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Las Vegas, NV 89128
"The original Weimar Pointers appeared in the 19th century. They were prized for their versatile hunting skills and remarkable character. In the early part of the century, the Nobles of Weimar were avid sportsmen and hunted a large variety of big and small game. They required of their dogs exceptional tracking ability, speed, courage and durability. More likely by accident, they produced the distinctive gray coat color that is the hallmark of the Weimaraner breed.
During the first century, the Nobles rigidly controlled the availability of the dogs. To insure the future of the breed, in 1897 the German Weimaraner Club was formed. Membership was restricted and members only were permitted to own and breed the dogs. Very few outsiders really knew much about the breed. Legends developed about the great gray hunting dogs. Type and temperament were refined and eventually the Weimaraner was converted from mainly a dear and bear hunter to a “fur and feathers” dog.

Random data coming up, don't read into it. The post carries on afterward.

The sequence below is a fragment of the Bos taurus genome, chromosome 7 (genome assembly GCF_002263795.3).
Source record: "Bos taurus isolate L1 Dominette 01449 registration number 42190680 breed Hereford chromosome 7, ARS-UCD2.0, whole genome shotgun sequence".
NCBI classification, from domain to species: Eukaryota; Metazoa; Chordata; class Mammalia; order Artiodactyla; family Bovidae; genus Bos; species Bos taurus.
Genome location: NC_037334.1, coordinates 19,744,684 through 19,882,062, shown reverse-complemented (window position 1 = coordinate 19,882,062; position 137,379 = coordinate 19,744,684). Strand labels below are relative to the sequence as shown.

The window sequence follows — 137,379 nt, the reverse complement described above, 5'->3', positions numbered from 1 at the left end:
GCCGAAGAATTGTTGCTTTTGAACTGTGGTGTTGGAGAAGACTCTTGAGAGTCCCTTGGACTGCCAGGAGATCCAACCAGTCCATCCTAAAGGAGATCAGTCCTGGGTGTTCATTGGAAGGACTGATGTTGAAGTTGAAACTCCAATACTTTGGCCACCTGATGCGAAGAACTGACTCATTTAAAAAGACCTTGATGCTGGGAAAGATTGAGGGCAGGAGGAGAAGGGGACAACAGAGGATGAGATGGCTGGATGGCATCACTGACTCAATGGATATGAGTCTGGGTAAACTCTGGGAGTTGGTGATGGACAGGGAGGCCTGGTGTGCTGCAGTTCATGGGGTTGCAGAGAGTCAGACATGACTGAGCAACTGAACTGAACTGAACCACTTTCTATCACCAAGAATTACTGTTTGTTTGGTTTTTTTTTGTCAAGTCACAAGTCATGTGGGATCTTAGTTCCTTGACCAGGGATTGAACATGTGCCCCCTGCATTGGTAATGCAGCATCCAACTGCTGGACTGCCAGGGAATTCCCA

In 1928 a New England sportsman, Howard Knight, applied for membership into the German Club. Despite his promises to protect the purity of the breed, the club sent Knight two female Weimaraners, both spayed. Finally, in 1938, three females dogs and a puppy were sent to him. Others joined Knight in his efforts to breed the dogs and in 1942 the Weimaraner Club of America was formed and a standard was created for the breed. American Kennel Club recognition was applied for and the dogs began exhibitions in obedience. At the end of 1942, AKC recognition was granted and the breed had it’s coming out at Westminster in 1943. The dogs demonstrated skills in obedience, the field and in the show ring and quickly developed the reputation of the “wonder dogs”. President Eisenhower even brought his Weimaraner, Heidi, to live with him at the White House. "